The Vatican is a strange entity, part city-state, part business and part religion. The Pope isn't just a religious figurehead, but a king and CEO if I understand it correctly. From a business standpoint, it is very bad, but I'm not sure there is even a protocol for removing a Pope from office or censuring him. But the church is in decline and if people believe that there is a top-to-bottom structural problem, that decline will only get worse.

I guess you can look at it that way.
 
  • #3
russ_watters
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This part is interestingly worded:
A small minority of the 3,000 complaints against priests accused them of abusing children, he added.

"About sixty percent of the cases chiefly involved sexual attraction toward adolescents of the same sex, another 30 percent involved heterosexual relations, and the remaining 10 percent were cases of pedophilia in the true sense of the term," he said.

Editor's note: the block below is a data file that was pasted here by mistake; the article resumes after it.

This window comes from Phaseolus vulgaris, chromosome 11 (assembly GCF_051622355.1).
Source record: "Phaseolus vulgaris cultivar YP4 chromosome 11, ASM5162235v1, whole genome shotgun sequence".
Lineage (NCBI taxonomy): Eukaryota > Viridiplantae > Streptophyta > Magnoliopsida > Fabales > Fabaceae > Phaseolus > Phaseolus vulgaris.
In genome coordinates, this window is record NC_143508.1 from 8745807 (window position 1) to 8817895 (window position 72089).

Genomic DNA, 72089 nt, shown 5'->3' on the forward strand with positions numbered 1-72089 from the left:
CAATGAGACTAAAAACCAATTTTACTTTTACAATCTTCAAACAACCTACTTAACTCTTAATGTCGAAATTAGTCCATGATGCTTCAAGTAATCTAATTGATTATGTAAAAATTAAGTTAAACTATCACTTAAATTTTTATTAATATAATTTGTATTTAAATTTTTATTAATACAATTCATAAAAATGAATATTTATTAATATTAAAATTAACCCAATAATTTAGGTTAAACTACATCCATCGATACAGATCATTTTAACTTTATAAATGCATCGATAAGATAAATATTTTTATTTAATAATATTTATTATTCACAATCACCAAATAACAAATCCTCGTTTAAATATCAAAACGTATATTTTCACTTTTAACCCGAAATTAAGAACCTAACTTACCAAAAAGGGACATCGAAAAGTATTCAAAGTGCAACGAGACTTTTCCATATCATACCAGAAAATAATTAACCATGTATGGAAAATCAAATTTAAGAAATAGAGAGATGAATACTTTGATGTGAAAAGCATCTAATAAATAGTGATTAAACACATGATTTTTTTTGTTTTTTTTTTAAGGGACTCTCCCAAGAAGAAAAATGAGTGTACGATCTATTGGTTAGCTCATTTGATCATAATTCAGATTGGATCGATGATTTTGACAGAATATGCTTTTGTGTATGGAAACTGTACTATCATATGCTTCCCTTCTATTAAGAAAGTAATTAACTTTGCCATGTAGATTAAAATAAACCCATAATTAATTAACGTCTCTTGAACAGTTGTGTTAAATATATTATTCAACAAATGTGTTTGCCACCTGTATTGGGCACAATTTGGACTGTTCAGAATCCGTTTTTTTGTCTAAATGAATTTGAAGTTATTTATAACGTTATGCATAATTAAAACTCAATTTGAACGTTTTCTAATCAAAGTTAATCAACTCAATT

"pedophilia in the true sense of the term" implies to me that they are unwilling to admit that that other 60% (or some fraction thereof) really is - according to the legal definition - pedophilia.
 
  • #4
russ_watters
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O RLY? Substantiate that claim a tad bit more. What I read is that in this particular case the pope didn't really know what was up with the guy, is that surprising? Not at all in my opinion.
That explanation fails a pretty basic test of logic: If the Pope didn't know about the abuse, why did he transfer the priest? At best, it would mean he was asleep at the wheel while his underlings did the coverup and he rubber-stamped the transfer to purposely avoid personal knowledge.
Reading further it goes on to say that a 'top vatican official' says blah blah blah, well those are called accusations and they weren't directed at the pope.
No, they are called convictions. The priest was convicted. He really was an abuser. And he really was transferred to cover it up (that is the typical action, repeated numerous times in such cases). The logical step I took is only in the incredulity I have in the claim that the Pope knew nothing while he himself took steps to cover it up. While it is possible that the person at the top of the coverup didn't know about it, it isn't likely or reasonable to believe that.
 
  • #5
russ_watters